Atlantic Canada is where the Old World meets the New, where travelers can enjoy the lilting accents and rhythms of traditional Gaelic festivals without leaving North America. Among the first European outposts on the continent, dating back more than five hundred years, this rugged region consists of the aptly named Maritime Provinces: Newfoundland, New Brunswick, Nova Scotia (Latin for "New Scotland") and little sibling Prince Edward Island (PEI is famous for its succulent mussels and oysters). It's a place where the best of urban life can be celebrated in the vibrant port of Halifax, Nova Scotia, with its upscale hotels, friendly pubs and thriving music scene. And for rustic charm, there's Cape Breton Island, where in 1497 the explorer John Cabot unfurled the British royal standard. Today the Cabot Trail, a ribbon of highway strung along cliffs high above the ocean, is a can't-miss scenic drive— especially since the journey's reward is one of the truly great golf courses of the world. Stanley Thompson's Highlands Links is a heroic and utterly unique seaside and forest masterpiece. The course has been the area's biggest draw for golfers for decades, but the emergence of newer layouts such as Bell Bay and Glen Arbour have helped create as engaging and varied of a golf experience as you're likely to find on this side of the pond. Best of all, the favorable exchange rate—all prices below are U.S.—only makes Atlantic Canada's world-class courses even more alluring.
Where to Play
Highlands Links *****
Stanley Thompson, the patriarch of Canadian golf architecture, built his reputation by designing courses with features bold enough to match their majestic surroundings. Highlands Links, which Thompson often referred to with beautiful simplicity as "the mountains and ocean course," may well be his masterpiece. Constructed during the Depression with only basic shaping equipment, it hits a classical note right from the opening hole, a straightaway par four with a rumpled fairway that resembles the surface of the moon in green. From there, the course sprawls alongside the ocean before heading up into the forests of Cape Breton Highlands National Park. There are many loving references to Scotland—strange hole names, like "Killiecrankie" and "Mucklemouth Meg"; an out-and-back routing; renditions of Alps and Eden holes—but the landscape is quintessentially Canadian, and Thompson was fearless in making his own mark on the Highlands. In a strategy he used regularly, the course is divided equally between one-, two- and three-shot holes, creating a distinct rhythm to the round. Drama and difficulty build and release before Highlands Links hammers players with a stretch of finishing holes to rival any in the world. Rustic, razor sharp and as thrilling a golf experience as can be found at any public course in North America.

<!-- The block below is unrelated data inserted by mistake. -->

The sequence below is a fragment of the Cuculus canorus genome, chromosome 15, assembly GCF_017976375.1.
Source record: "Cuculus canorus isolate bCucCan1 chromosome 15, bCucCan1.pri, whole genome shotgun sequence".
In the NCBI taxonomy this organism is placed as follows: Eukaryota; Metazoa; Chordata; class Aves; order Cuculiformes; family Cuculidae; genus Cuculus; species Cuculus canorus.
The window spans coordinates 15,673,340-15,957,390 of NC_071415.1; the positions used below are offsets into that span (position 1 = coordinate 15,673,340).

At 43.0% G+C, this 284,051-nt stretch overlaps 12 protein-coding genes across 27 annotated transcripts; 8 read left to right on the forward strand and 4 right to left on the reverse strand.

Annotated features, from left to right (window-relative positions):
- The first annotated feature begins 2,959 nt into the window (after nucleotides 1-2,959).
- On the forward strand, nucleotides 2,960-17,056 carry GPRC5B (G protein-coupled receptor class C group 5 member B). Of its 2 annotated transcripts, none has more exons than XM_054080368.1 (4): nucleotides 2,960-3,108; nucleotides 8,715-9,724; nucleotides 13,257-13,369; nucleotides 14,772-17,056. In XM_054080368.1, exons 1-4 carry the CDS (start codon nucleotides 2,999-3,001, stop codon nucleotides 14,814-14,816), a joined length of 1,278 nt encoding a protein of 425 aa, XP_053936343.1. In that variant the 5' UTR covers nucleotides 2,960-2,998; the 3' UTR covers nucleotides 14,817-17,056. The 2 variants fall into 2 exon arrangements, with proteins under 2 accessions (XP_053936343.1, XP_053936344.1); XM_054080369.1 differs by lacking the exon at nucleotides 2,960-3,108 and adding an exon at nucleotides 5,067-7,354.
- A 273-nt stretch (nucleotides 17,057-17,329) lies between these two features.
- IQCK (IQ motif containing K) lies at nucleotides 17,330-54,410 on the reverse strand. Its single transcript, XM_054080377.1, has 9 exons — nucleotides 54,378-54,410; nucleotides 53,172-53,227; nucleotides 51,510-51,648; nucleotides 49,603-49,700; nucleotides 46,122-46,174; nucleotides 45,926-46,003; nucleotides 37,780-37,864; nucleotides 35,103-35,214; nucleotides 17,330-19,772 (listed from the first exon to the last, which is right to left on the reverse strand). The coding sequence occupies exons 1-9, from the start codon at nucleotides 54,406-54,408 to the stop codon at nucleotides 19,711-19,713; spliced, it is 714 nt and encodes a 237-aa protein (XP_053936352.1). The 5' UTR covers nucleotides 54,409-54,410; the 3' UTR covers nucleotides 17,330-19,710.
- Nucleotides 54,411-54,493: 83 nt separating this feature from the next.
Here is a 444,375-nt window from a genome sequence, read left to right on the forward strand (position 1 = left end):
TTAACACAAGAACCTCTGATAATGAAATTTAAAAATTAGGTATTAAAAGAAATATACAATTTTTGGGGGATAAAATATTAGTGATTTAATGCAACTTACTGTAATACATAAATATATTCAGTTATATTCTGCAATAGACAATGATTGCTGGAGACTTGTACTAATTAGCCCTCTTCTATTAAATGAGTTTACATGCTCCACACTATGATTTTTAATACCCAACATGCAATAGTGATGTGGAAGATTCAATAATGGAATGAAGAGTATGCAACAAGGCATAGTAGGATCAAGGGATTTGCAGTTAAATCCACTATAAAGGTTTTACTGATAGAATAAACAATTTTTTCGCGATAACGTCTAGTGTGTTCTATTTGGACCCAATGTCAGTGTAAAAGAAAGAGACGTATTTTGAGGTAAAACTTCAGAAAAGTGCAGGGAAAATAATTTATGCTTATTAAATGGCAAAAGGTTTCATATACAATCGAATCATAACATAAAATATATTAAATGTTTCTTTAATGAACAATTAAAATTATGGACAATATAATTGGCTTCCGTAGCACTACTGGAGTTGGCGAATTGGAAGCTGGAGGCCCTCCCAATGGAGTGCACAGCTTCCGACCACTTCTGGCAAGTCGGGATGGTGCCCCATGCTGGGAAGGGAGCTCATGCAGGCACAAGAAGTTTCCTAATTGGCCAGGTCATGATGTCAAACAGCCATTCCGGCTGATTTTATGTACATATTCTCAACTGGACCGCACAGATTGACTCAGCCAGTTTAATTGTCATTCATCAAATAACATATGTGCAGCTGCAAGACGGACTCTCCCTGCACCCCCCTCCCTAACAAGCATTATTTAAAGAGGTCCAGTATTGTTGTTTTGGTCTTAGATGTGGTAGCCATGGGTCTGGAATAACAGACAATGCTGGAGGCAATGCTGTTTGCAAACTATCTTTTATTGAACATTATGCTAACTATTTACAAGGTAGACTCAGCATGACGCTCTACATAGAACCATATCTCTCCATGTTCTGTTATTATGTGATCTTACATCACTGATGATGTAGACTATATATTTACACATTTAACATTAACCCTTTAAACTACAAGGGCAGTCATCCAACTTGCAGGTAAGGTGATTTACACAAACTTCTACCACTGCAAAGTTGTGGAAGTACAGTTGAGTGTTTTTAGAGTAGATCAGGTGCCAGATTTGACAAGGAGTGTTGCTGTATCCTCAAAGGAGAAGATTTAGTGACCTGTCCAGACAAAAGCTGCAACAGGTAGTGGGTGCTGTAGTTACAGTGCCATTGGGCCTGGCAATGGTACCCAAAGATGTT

Middle Head Peninsula, Ingonish Beach, Nova Scotia; 800-441-1118, highlandslinksgolf.com. Yardage: 6,592. Par: 72. Slope: 141. Architect: Stanley Thompson, 1941. Greens Fee: $77.
Dundarave Golf Course ****
An intriguing design from the office of Michael Hurdzan and Dana Fry (with associate Jason Straka taking the lead on the project), Dundarave features a mix of links and parkland styles. Given the differing types of terrain, Dundarave should feel schizophrenic; instead, distinctive flashed bunkering and large greens give the course cohesiveness. The eighth hole, a mid-length par four with a green perched along the Brudenell River, forces players to challenge the dastardly bunkers that abound—quite a task amid such striking scenery. Route 3, Roseneath, Cardigan, Prince Edward Island; 800-235-8909, golflinkspei.com. Yardage: 7,089. Par: 72. Slope: 139. Architects: Michael Hurdzan and Dana Fry, 1999. Greens Fees: $53$76.
Fox Harb'r Golf Resort & Spa ****
Ron Joyce, the billionaire behind the ubiquitous Canadian coffee-and-doughnut chain Tim Hortons, commissioned Graham Cooke to design a personal playground for him and a limited number of high-rolling guests. The resulting course is a part parkland, part faux-links design that hits a crescendo on the seaside holes, fifteen through seventeen, where golfers can see straight across the Northumberland Strait to PEI. To play Fox Harb'r, which is so finely maintained you'll be hard-pressed to find a single unfilled divot, guests must stay at the encompassing resort. For those so inclined, Fox Harb'r can be reached by helicopter, small plane or yacht, thanks to a private runway and marina. 1337 Fox Harbour Road, Wallace, Nova Scotia; 866-257-1801, foxharbr.com. Yardage: 7,253. Par: 72. Slope: 141. Architect: Graham Cooke, 2001. Greens Fee: $180